New Vølund furnace camera provides a better view of flame front
The newly developed furnace camera can be placed in the rear ceiling where it provides a much better view of the dynamic of the flame front. The camera is air cooled, remains clean, and is easy to install and maintain.
Tests involving a modified location of the furnace camera led to the development of the all new, air-cooled cylinder camera. The purpose of the camera and the new location is to improve the regulation of waste combustion through a better overview of the dynamic of the flame front.
Modified location enables improved regulation
”We have developed a programme which can both calculate the position of the flame front, and then communicate the position to the control system. In reality, however, it has been difficult to use the programme for feeding regulation as most furnace cameras are located at the rear of the furnace. From this position, it is difficult to see more than the burn-out. For this reason, we wanted to experiment with another camera location in order to follow the flame front,” says Søren Nymann Thomsen, R&D engineer at Babcock & Wilcox Vølund, concerning the basis of the project, in which the camera was tested out in the rear ceiling of the furnace.
”We obtain completely different information by setting the camera at another angle. It shows much more of the dynamic in the flame front, which allows for better regulation,” he explains.
New angle on flame front.
To the left the flame front is captured with a traditionally placed burn-out camera; to the right the flame front is captured with the camera in the new location on the rear ceiling.
New camera developed for project
As a starting point, Babcock & Wilcox Vølund was not supposed to develop a camera on its own, but the need arose during a development project.
”The test camera we bought for the project became slagged within one day. So we had to decide whether to buy a new camera or to develop a camera made for the job. We opted for the latter,” recounts Søren Nymann Thomsen, who developed the air-cooled cylinder camera with a tiny peephole.
The camera is located in an air-cooled pipe. The tip of the camera is made of a ceramic material that can withstand temperatures of up to 1,300 degrees. The camera house is made of heat-resistant plastic that can withstand temperatures of up to 300 degrees. The plastic insulates the camera so effectively from the heat that air cooling is enough to protect the unit. Air cooling is advantageous because it is simple and inexpensive compared to water cooling, and it also serves to keep the camera free of slag. Air cooling also reduces the risk of acid condensation from the flue gas, which is a common problem with water cooling.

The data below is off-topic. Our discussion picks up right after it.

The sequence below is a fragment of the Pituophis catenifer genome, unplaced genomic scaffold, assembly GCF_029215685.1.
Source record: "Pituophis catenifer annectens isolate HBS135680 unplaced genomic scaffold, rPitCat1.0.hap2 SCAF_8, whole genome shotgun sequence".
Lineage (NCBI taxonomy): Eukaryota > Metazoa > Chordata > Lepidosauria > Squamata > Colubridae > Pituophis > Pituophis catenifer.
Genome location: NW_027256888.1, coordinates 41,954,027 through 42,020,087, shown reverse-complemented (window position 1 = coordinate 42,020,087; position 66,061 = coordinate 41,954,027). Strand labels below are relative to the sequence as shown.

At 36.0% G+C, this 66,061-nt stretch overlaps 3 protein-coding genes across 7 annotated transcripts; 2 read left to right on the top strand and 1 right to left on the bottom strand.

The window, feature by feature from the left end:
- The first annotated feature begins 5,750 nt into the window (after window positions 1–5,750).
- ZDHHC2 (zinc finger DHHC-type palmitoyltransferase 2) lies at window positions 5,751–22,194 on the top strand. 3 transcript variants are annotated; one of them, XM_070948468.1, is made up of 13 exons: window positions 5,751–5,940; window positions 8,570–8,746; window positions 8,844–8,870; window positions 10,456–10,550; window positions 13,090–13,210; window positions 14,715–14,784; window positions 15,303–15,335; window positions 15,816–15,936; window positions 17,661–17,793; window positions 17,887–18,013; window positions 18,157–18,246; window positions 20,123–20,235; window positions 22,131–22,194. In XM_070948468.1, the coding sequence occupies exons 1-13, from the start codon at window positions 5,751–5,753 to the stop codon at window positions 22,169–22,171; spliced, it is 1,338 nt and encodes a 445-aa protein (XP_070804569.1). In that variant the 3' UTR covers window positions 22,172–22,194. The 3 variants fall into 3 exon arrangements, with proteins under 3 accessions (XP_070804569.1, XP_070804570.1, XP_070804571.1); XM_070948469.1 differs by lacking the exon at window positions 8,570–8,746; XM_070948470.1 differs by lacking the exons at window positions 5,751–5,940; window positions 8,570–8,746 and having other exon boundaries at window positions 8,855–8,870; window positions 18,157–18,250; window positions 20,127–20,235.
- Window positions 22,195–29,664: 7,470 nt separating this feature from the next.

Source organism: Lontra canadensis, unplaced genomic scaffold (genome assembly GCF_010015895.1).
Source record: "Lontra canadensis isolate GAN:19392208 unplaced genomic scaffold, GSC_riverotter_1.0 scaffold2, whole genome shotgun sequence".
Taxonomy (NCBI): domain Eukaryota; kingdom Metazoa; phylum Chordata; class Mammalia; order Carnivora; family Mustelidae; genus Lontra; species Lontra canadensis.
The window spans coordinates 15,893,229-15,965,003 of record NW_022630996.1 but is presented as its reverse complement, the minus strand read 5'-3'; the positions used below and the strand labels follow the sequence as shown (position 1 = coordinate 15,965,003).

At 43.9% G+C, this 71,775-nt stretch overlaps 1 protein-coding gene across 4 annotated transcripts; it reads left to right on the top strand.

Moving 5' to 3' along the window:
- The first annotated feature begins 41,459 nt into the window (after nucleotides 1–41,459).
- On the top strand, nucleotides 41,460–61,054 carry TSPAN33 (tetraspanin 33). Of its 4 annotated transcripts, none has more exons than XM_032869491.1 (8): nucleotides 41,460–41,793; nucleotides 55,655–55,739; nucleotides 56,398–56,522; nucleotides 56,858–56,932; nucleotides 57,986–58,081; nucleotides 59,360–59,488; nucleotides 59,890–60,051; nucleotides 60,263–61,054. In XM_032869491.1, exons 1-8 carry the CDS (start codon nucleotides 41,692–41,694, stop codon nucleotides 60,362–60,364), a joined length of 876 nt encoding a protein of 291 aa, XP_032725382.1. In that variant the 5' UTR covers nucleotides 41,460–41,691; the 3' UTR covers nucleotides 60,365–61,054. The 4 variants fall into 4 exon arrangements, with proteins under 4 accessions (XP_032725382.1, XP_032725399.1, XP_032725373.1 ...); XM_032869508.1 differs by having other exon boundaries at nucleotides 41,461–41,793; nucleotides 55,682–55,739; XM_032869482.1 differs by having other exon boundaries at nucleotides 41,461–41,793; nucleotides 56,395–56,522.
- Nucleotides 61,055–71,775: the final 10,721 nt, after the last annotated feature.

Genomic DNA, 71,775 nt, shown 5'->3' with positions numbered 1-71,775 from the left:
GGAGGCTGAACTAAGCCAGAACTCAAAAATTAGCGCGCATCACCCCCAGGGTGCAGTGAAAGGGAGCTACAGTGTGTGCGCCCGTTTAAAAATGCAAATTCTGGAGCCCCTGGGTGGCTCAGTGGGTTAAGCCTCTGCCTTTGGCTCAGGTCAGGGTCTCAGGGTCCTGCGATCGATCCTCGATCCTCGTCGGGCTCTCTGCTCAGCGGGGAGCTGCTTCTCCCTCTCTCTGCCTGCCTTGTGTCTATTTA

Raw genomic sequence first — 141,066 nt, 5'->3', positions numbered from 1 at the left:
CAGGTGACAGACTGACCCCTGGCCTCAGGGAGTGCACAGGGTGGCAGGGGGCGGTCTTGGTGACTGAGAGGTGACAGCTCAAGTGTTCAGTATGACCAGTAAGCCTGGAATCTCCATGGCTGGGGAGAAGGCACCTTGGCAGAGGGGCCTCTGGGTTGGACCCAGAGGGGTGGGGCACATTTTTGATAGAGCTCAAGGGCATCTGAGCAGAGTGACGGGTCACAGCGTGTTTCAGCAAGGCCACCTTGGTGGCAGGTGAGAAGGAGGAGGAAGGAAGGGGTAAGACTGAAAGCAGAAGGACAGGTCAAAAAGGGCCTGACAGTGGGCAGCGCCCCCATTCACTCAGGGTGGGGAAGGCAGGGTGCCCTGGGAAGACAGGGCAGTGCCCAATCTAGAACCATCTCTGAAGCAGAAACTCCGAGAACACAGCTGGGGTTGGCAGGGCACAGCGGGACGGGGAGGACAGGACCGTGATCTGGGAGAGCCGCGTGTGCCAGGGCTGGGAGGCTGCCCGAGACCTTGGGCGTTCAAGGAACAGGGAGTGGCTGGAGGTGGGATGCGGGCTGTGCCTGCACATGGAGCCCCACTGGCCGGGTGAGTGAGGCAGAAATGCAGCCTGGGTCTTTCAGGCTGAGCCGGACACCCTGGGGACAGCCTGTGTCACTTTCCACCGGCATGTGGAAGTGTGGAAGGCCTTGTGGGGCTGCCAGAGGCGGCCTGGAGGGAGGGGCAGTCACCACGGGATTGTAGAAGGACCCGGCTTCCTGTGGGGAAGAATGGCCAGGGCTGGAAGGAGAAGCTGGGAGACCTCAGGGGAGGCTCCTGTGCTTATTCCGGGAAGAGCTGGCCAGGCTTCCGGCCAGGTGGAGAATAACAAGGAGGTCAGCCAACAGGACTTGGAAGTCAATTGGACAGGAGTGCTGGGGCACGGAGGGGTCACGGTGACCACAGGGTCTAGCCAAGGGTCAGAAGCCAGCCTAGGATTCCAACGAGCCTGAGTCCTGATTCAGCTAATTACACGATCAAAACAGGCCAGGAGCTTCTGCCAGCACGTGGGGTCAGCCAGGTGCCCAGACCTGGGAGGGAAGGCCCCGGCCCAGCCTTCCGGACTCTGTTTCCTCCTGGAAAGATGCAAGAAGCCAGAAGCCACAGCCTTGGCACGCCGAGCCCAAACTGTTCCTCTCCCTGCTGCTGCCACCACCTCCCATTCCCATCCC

Seven-month test: Only dust to brush away
The camera was tested on AffaldPlus' furnace line 4 in Næstved, Denmark, over a period of seven months. ”It was installed in January 2011, and when I inspected it in July, all I had to do was brush off a bit of dust,” explains Søren Nymann Thomsen.
The camera can be installed without much complication in new plants, where it is integrated in the rear ceiling from the beginning. It is also easy to install in existing plants. Finally, an aluminium coupling makes it easy to set the camera in at the right distance.
”When the camera needs to be inspected or replaced, the process is similar to that of changing a battery. The entire cylinder is removed, and then it's a simple matter of screwing out the camera house. The camera is held in place in the camera house by an O-ring with an aluminium fastener. This means that the camera needs only to be pushed in place, and then it will be properly centred thanks to the O-ring,” Søren Nymann Thomsen explains.
Furnace camera from Babcock & Wilcox Vølund:
- Air-cooled cylinder camera for both rear wall and rear ceiling
- Provides a better view due to its wider burn angle (100 degrees)
- Stays cleaner than water-cooled cameras
- Easy to install (due to features like: thumb screws, aluminium coupling for indicating distance in furnace wall, O-ring suspension, and a camera house that can easily be screwed on and off)
Søren Nymann Thomsen, R&D Engineer with Babcock & Wilcox Vølund, is the man behind the new air-cooled Vølund furnace camera.
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